We present the briefest of stories this afternoon, and no, it isn’t about how many of us in Local and Family History are sporting beards at moment. Rather, it’s about the nursery rhyme “The Three Little Pigs.”
You see, the Market House Theatre has had a troupe at the library this week performing their rendition of the classic tale, and it got us to wondering more about the origin of the story. “The Three Little Pigs” was likely a rhyme in the oral tradition for centuries and vaguely resembles a Grimm tale, but we know that it first appeared under its recognized title in an 1843 book by Shakespearean scholar and lore collector James Halliwell-Phillipps called “Nursery Rhymes and Nursery Tales.” However, that particular version doesn’t exactly fit our common recollection for in Halliwell-Phillipps version, the three pigs are eaten (which kind of ruins the moral).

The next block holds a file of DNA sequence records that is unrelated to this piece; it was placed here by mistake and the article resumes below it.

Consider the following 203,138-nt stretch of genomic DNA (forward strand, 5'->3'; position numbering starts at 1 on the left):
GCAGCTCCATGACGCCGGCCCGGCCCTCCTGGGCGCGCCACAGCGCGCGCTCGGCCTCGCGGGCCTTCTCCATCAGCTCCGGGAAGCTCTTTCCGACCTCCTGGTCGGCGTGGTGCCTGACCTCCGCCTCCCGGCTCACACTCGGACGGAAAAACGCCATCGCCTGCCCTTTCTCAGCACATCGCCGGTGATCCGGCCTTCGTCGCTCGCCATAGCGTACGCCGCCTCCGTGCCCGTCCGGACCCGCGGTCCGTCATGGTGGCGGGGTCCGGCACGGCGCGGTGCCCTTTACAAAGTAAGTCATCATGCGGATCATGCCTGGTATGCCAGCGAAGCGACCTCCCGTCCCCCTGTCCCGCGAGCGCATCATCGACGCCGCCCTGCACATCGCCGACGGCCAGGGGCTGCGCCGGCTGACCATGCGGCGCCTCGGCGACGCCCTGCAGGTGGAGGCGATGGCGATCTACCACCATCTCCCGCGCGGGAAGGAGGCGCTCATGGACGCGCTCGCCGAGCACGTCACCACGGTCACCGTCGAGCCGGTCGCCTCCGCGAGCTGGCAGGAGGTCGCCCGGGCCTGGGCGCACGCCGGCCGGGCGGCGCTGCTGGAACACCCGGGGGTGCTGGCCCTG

It’s not until 1890 and the publication of Joseph Jacobs’ books“English Fairy Tales” that we encounter the more familiar tale. Jacobs’ version included the straw, stick, and brick houses, the ultimate survival of the three pigs, and the now famous line, “Little pig, little pig, let me come in/Not by the hair of my chiny, chin chin.”
Following Jacobs’ more family-friendly rendition, “The Three Little Pigs” started appearing in all sorts of places: Uncle Remus, Lang’s “Green Fairy Book,” the famous Disney cartoon, and ultimately the Market House’s version in our second floor meeting room!
However, our library’s connection to the nursery rhyme doesn’t stop there. As luck would have it, we have been able to track down exactly when “The Three Little Pigs” first appeared on our public library shelves. The Carnegie Public Library opened in Paducah on October 4, 1904. Five years later, on October 11, 1909 an article appeared in the Paducah Sun advertising “new literature for girls” that had been added to the shelves at the Carnegie, a list which included Baum’s “Road to Oz,” Potter’s “Jemima Puddleduck,” Lang’s “Red Fairy Book,” and Jacobs’ “English Fairy Tales!”
To learn more about huffing, puffing, or blowing houses down, visit us at the Local and Family History Department at the McCracken County Public Library.